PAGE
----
Lenders to Bill Hwang's New York-based family office have been racing to contain the fallout after Archegos failed to meet margin calls last week.
The forced liquidation of more than USD 20bn of positions linked to Archegos has roiled stocks from Baidu Inc. to ViacomCBS Inc. and cast a spotlight on the opaque world of leveraged trading facilitated by some of the biggest names on Wall Street.
Nomura, whose shares tumbled by the most on record Monday, said in a statement that the estimated amount of its claim against an unnamed U.S. client was about USD 2bn. That client is Archegos, according to people familiar with the matter.
Credit Suisse said it was in the process of exiting positions after a U.S.-based hedge fund defaulted on margin calls.
"While at this time it is premature to quantify the exact size of the loss resulting from this exit, it could be highly significant and material to our first quarter results," the bank said in an emailed statement, without naming the fund.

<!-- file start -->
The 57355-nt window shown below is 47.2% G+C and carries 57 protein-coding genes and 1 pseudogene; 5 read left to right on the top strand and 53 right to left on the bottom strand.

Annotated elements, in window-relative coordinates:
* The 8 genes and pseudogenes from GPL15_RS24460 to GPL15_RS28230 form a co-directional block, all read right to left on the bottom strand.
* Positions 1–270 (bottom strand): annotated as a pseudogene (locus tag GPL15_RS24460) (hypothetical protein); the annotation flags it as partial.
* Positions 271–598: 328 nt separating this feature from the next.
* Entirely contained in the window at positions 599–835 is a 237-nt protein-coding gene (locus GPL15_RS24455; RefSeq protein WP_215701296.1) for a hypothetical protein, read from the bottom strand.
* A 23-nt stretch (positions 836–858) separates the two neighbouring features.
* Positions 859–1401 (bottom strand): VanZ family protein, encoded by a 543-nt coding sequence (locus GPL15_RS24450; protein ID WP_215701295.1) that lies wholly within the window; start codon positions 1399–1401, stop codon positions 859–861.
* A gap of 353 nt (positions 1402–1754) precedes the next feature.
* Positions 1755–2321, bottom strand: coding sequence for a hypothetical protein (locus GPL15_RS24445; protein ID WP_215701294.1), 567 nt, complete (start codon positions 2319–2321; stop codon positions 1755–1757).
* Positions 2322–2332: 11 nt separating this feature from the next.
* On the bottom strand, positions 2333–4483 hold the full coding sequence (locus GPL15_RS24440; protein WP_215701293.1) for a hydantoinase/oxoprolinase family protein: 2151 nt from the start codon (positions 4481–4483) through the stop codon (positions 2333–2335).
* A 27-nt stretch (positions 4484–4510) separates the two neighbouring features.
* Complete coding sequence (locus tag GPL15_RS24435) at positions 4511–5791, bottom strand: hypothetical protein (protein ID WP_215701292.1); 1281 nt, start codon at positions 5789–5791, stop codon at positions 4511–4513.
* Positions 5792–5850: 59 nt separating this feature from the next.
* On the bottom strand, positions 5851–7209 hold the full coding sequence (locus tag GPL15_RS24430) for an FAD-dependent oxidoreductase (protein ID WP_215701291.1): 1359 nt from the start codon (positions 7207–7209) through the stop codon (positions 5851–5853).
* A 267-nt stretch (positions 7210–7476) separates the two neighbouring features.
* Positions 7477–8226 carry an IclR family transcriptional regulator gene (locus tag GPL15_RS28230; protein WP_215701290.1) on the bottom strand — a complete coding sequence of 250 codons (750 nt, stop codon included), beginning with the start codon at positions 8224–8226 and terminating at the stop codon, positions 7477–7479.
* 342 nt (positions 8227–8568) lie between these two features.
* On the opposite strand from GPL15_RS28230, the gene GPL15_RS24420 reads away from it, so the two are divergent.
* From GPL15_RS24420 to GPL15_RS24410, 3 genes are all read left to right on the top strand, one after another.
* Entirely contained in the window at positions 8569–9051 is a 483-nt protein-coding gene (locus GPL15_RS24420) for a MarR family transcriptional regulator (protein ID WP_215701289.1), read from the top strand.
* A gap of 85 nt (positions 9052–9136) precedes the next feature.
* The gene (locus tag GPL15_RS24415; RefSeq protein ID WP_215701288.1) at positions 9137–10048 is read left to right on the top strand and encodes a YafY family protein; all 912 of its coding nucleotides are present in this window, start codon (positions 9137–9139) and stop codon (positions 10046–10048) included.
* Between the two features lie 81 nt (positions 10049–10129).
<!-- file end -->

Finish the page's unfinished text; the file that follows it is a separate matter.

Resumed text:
Credit Suisse shares were indicated about 7 percent lower before the official open of trading in Europe. The potential loss is the latest blow to the Swiss bank, already reeling from the Greensill scandal and the write-down on a hedge fund stake and other hits in 2020.
Goldman Sachs is telling shareholders and clients that any losses it faces from Archegos are likely to be immaterial, a person familiar with the matter said.
The New York-based bank's loans to Archegos were fully collateralized and Goldman was among the first to begin reducing its exposure, the person said, asking not to be identified because the information is private.
The bank has exited most of its Archegos-related positions, the person added. A media representative at Goldman declined to comment.
Morgan Stanley is also a prime broker to Archegos and was among the banks managing the sale of Archegos positions via block trades on Friday, according to people familiar with the matter. It's unclear whether the bank faces losses. Morgan Stanley declined to comment.